Company invests over £500,000 to extend partnership focused on the development of climate-resilient blackcurrant varieties
Lucozade Ribena Suntory (LRS) has announced it is to invest over half a million pounds in a five-year project with the James Hutton Institute in Scotland to develop new varieties of climate-resilient blackcurrant.
LRS, which uses 90 per cent of the blackcurrants grown in Britain to make Ribena, has supported the globally recognised Institute since 1991, investing over £10m to support efforts to improve the sustainability and quality of British blackcurrant crops.
Previous research from the Institute has highlighted the threat climate change poses to blackcurrant farming, exploring how the plants need a period of sustained cold weather in the winter, without which they yield less fruit and have a shorter lifespan. As such, the crop is under particular threat given the UK has just experienced its warmest decade on record and scientists are warning that mild winters and hot summers combined with drought conditions will become increasingly common.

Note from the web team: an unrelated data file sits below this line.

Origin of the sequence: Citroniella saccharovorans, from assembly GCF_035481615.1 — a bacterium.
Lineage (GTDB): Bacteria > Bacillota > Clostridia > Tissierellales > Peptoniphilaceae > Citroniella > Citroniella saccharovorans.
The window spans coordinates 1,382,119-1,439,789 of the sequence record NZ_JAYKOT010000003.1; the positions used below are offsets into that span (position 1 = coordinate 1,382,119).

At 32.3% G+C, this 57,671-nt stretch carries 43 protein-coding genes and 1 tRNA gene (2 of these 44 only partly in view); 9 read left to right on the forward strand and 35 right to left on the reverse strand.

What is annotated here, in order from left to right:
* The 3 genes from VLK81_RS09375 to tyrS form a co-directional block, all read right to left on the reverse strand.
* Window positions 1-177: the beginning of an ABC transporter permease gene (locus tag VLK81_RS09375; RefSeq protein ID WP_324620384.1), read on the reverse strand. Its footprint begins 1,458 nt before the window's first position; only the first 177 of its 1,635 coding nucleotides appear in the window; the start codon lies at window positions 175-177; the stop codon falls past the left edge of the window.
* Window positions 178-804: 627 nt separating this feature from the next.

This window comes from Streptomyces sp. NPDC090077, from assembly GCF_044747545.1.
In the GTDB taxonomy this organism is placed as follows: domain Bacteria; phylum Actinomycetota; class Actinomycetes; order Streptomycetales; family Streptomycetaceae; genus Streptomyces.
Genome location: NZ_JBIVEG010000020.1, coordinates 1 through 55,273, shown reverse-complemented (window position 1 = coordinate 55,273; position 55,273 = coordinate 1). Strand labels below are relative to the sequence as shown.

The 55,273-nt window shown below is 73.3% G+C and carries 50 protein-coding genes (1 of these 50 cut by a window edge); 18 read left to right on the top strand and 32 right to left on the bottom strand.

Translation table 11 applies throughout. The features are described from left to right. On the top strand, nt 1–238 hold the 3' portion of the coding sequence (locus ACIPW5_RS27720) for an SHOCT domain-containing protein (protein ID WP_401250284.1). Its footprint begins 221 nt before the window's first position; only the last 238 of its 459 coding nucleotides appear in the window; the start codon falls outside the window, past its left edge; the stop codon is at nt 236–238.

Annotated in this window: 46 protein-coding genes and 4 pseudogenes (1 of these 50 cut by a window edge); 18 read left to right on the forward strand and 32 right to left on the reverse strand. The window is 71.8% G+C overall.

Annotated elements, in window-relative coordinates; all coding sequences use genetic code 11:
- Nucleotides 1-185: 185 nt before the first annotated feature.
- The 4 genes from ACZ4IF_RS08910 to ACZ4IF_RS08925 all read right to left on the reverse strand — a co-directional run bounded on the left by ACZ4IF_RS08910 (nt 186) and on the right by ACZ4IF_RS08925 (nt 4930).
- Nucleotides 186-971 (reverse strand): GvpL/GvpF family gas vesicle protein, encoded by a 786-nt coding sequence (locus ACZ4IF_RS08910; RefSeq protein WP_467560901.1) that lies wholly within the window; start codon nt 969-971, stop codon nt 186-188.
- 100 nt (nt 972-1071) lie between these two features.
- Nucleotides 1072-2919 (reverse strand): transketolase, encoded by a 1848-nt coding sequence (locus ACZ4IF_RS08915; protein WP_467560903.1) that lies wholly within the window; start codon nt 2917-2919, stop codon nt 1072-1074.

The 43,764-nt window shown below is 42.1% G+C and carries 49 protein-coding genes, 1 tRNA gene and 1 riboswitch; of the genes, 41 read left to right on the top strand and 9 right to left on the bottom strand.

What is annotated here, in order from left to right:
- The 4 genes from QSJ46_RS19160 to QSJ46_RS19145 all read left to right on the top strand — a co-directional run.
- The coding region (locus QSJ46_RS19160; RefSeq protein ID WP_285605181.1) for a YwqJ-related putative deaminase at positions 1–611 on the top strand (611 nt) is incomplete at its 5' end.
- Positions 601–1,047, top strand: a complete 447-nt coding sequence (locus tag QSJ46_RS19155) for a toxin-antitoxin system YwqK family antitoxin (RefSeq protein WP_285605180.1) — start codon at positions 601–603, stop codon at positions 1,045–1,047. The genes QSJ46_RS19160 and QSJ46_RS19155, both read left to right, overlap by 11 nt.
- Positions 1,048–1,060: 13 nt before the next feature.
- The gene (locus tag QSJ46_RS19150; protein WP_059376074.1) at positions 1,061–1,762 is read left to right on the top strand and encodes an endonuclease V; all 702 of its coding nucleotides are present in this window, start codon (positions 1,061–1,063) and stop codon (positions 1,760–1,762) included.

The new five year research programme aims to explore how new varieties of blackcurrants could better cope with the climatic changes the UK is facing.
"Development of climate-resilient varieties is high on the James Hutton Institute's agenda and blackcurrants are an important species in understanding the effect of climate change," said Dr Dorota Jarret, a soft fruit breeder at the Institute's commercial subsidiary, James Hutton Limited.
The LRS-backed research will also be on the lookout for berries with high anthocyanin levels, the compound that gives berries their purple colour, and for varieties that are naturally more disease and pest resistant.
"Sourcing local blackcurrants from British growers keeps food miles low and allows us to trace every berry back to its field," said Harriet Prosser, an agronomist at Lucozade Ribena Suntory. "Whenever someone buys a bottle of Ribena, they can be confident they're helping to support biodiversity on our farms and research into the most sustainable ways of farming."
Jarret added that the research partnership should also deliver benefits for farmers by helping them improve the sustainability of their crops and boost yields.
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